Megatrends are major movements, patterns or trends emerging that have a transformative impact on business, economy, society, cultures and personal lives. Examples include technological and demographic change and Net-Zero. This presentation draws on workshop discussions with regional stakeholders conducted earlier in 2021 on a series of topics including adapting to future mobilities, improving health and well-being, hybrid workplaces and the future of work, adjusting business models and operations, behaviours and values, changing functions and functioning of places, and business districts. On each of these topics, it identifies key impacts and areas of innovation to 2030. Cross-cutting themes emerging include digitalisation impacting on business models, the growth of hybrid working, greater remote working making place attractiveness more important, the increasing prominence of climate change and green considerations, the importance of demographic issues underlying behaviour, and the tendency for greater polarisation between people and places without ameliorative action. Megatrends combine to bring opportunities and threats. For example, in relation to business models and digitalisation megatrends point to an acceleration of business model adaptation and technology adoption, with changing mind-sets and growing capacity to take advantage of opportunities for innovation, geographical expansion of skills base and a changing balance of reshoring, offshoring and north-shoring. From a negative perspective, for some sub-groups of the population megatrends may lead to a nexus of deteriorating mental health, a lack of skills and take-up of digital and technology and a bypassing of local labour markets as businesses seek skills elsewhere leading to growing inequality and reduced social mobility. For policymakers there is an onus on mitigating such negative impacts while shaping policies that will help lead to desirable futures.
The spatial impacts of a massive rail disinvestment program: the Beeching Axe
This paper addresses an unexplored aspect of transport infrastructure investments: what happens when a transport network is dismantled? To answer this question, we study a unique policy that removed 42% of all lines and nearly 60% of all stations in Britain during the 1950s, 60s and 70s – a programme known as ‘the Beeching Axe’. Using semiparametric methods to control for historical pre-trends, and novel instrumental variables, we show that the loss of rail access caused a decline in population as well as the proportion of skilled workers and young people. A 10% reduction in rail access over the 1950-1980 period led to a 3% fall in population by 1981 relative to unaffected areas. Put differently, the 1 in 5 places that were most exposed to the cuts saw 24 pp. less population growth than the 1 in 5 places that were least exposed. Populations did not recover in subsequent decades.
The Covid-19 Shock in European Regions: A Multilevel Hierarchical Approach Examining the Roles of Geography and Institutions in Shaping the Pandemic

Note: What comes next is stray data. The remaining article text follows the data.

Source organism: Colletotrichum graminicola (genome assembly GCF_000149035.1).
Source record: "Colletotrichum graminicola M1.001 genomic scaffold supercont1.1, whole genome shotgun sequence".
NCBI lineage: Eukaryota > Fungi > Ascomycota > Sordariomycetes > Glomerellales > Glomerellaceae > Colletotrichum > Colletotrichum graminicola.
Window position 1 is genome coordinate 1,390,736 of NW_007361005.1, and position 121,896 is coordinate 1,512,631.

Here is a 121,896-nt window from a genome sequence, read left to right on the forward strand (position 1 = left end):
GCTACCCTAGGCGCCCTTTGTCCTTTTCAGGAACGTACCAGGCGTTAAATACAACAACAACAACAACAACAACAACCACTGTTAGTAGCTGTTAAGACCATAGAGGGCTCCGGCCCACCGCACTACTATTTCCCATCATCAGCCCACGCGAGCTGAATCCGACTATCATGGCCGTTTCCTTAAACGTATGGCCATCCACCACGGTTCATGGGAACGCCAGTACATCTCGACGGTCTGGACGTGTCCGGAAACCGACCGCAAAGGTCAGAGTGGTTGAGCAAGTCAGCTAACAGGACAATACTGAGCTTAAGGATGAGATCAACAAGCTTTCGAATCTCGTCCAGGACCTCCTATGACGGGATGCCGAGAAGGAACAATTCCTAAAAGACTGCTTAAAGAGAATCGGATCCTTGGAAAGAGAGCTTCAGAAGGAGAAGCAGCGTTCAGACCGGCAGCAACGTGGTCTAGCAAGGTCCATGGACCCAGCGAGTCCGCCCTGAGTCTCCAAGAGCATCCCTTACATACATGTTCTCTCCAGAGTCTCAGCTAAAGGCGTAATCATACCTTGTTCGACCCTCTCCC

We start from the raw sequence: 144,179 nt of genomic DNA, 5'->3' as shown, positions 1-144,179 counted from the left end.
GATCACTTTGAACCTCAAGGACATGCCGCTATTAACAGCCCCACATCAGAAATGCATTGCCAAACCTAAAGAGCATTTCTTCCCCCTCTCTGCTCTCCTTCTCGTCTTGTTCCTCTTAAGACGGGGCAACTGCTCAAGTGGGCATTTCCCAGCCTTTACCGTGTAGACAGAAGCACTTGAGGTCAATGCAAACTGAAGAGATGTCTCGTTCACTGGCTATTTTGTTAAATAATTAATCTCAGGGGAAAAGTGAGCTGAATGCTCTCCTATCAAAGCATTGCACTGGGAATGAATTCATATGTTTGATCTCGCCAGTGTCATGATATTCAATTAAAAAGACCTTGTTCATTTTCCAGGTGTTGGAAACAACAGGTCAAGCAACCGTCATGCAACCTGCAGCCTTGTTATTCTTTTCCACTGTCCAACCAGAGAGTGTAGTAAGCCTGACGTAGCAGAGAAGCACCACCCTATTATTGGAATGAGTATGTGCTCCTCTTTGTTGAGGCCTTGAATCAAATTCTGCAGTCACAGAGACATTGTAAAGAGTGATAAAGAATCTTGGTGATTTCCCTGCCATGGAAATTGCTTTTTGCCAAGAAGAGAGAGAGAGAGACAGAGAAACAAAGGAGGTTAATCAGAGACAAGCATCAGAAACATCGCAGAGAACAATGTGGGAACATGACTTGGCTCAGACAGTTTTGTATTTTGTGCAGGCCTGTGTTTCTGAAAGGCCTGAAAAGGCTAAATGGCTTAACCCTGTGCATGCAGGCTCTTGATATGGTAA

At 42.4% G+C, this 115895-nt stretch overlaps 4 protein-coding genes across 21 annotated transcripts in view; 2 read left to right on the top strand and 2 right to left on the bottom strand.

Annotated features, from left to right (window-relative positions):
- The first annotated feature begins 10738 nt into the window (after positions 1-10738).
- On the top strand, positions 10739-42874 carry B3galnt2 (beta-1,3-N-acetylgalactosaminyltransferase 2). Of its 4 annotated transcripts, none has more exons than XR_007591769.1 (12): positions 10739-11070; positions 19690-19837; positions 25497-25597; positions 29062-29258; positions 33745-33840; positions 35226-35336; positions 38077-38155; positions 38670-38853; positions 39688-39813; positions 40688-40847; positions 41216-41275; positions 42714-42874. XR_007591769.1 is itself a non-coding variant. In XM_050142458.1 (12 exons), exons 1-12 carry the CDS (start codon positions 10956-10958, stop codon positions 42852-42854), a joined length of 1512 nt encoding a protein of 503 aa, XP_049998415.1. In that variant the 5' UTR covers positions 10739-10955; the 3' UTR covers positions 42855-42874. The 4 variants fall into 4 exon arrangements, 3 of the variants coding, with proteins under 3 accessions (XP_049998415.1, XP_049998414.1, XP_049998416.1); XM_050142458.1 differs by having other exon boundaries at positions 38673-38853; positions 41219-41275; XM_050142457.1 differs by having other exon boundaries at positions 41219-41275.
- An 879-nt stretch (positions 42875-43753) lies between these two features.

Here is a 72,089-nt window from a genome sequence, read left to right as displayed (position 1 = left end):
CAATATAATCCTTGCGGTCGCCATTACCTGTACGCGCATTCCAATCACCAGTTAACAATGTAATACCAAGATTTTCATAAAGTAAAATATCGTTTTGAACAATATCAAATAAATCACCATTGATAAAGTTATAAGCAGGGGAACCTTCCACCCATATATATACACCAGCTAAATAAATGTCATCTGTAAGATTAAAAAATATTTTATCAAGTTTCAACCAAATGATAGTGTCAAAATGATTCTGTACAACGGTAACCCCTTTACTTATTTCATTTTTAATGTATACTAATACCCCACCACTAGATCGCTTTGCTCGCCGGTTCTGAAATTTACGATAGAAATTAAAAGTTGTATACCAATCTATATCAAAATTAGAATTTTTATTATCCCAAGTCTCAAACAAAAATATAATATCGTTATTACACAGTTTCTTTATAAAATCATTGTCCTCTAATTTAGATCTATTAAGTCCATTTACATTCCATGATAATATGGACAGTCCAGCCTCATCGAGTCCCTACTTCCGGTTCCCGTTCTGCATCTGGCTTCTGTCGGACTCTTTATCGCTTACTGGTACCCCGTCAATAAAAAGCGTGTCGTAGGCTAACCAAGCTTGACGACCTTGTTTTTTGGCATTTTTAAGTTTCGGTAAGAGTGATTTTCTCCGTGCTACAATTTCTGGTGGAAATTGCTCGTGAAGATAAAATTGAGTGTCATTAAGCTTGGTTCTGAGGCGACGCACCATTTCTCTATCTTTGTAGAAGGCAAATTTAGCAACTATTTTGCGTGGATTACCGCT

We examine the regional mortality rates associated with the spread of Covid-19 in Europe. In particular, we analyse the potential contribution of the country’s geographical, governance and institutional features in shaping the virus’s interregional spread and resulting local death rates. Our analysis covers and compares information from both pandemic waves from March to the end of November 2020. In a multilevel hierarchical regression estimation setting covering information from over 600 OECD-TL3 areas, nested within over 120 larger OECD-TL2 areas belonging to 21 national-level areas, our findings suggest that the excess local death rates for European regions are heavily affected by geographical and institutional features at the local, regional and national levels. Our analysis demonstrates that both national and large regional factors influence the excess deaths rates in small local regions and that multilevel rather than single-level models are appropriate methods for capturing these effects. We find that large metro areas and areas close to urban areas show higher excess deaths. In terms of institutions, greater national governance centralisation is associated with higher death rates, as are weaker healthcare systems, while higher local governance autonomy is associated with lower death rates.
Creative Industries and Housing Markets
An established theoretical and case study literature discusses how the creative industries, and Creative City policies, may drive neighbourhood gentrification. However, this literature is inconclusive on the size of these links; whether or not creative activity drives neighbourhood change or follows it; the mechanisms in play; and differences across creative activities, notably the role of artists and ‘the arts’ versus other creative sectors. This paper seeks to clarify these questions by cleaning testing links between creative industries presence, changes in housing costs and residential gentrification. We look at a range of spatial scales, using rich UK microdata on house prices, rents and creative firms for the 2000s and 2010s. We also test differences across neighbourhood types, subsets of the creative industries, and combined housing market and socio-economic change. We find robust positive links between the presence of creative industries and subsequent change in time-consistent house prices at a range of spatial scales. Much of this is explained by change in historically cheaper areas across the UK and also the presence of creative producers rather than the arts. We find suggestive evidence that rent shifts follow different patterns, linked to richer areas and creative amenities. In London and Birmingham, we find that creative industries are also linked to processes of gentrification but have no link to rental market changes. Policymakers need to be aware of these nuances, in order both to design more targeted mitigation and to better convey potential impacts to local communities.
The views expressed in this analysis post are those of the authors and not necessarily those of City-REDI / WM REDI or the University of Birmingham.